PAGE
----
Neurodegenerative diseases are usually characterized by plaques made of well-ordered aggregates of distinct amyloid proteins. Dissociating these very stable amyloid plaques is a critical clinical issue. In this study, we present a joint mid-infrared free electron laser experiment/nonequilibrium molecular dynamics simulation to understand the dissociation process of a representative example GNNQQNY fibril. By tuning the laser frequency to the amide I band of the fibril, the resonance takes place and dissociation is occurred. With the calculated and observed wide-angle X-ray scattering profiles and secondary structures before and after laser irradiation being identical, we can propose a dissociation mechanism with high confidence from our simulations. We find that dissociation starts in the core of the fibrils by fragmenting the intermolecular hydrogen bonds and separating the peptides and then propagates to the fibril extremities leading to the formation of unstructured expanded oligomers. We suggest that this should be a generic mechanism of the laser-induced dissociation of amyloid fibrils.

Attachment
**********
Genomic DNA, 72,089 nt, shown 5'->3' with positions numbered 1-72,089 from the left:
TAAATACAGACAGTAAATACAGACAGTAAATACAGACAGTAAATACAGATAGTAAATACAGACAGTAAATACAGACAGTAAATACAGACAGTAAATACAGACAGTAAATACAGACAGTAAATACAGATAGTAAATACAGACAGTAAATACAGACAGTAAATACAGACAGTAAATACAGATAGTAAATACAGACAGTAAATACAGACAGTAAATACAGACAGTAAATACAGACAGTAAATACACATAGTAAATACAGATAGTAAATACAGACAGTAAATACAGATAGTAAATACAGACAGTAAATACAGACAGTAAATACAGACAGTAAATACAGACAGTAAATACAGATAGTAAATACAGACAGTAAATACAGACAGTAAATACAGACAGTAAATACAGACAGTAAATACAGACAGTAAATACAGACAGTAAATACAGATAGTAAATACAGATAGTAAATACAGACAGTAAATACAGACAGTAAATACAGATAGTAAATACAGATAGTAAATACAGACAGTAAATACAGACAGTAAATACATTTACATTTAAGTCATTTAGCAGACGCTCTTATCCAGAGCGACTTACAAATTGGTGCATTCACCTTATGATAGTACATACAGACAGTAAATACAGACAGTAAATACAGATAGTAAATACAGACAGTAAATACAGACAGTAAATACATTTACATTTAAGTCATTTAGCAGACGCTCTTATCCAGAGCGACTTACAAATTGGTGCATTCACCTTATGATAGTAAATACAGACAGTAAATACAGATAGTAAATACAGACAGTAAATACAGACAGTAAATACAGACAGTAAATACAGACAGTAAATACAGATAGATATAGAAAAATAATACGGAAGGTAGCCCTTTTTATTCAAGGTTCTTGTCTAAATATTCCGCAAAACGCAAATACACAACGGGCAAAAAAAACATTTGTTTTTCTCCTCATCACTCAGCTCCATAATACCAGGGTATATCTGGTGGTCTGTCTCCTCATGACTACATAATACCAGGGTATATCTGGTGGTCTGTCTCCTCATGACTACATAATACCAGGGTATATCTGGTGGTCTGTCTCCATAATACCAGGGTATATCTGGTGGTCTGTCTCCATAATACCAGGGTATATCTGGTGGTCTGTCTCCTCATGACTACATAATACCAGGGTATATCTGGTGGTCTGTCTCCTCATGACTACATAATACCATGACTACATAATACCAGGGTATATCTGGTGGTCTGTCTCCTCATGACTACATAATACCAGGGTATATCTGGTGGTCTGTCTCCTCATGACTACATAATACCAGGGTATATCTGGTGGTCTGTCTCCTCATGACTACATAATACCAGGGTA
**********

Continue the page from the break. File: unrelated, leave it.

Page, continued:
ASJC Scopus subject areas
- Physical and Theoretical Chemistry
- Surfaces, Coatings and Films
- Materials Chemistry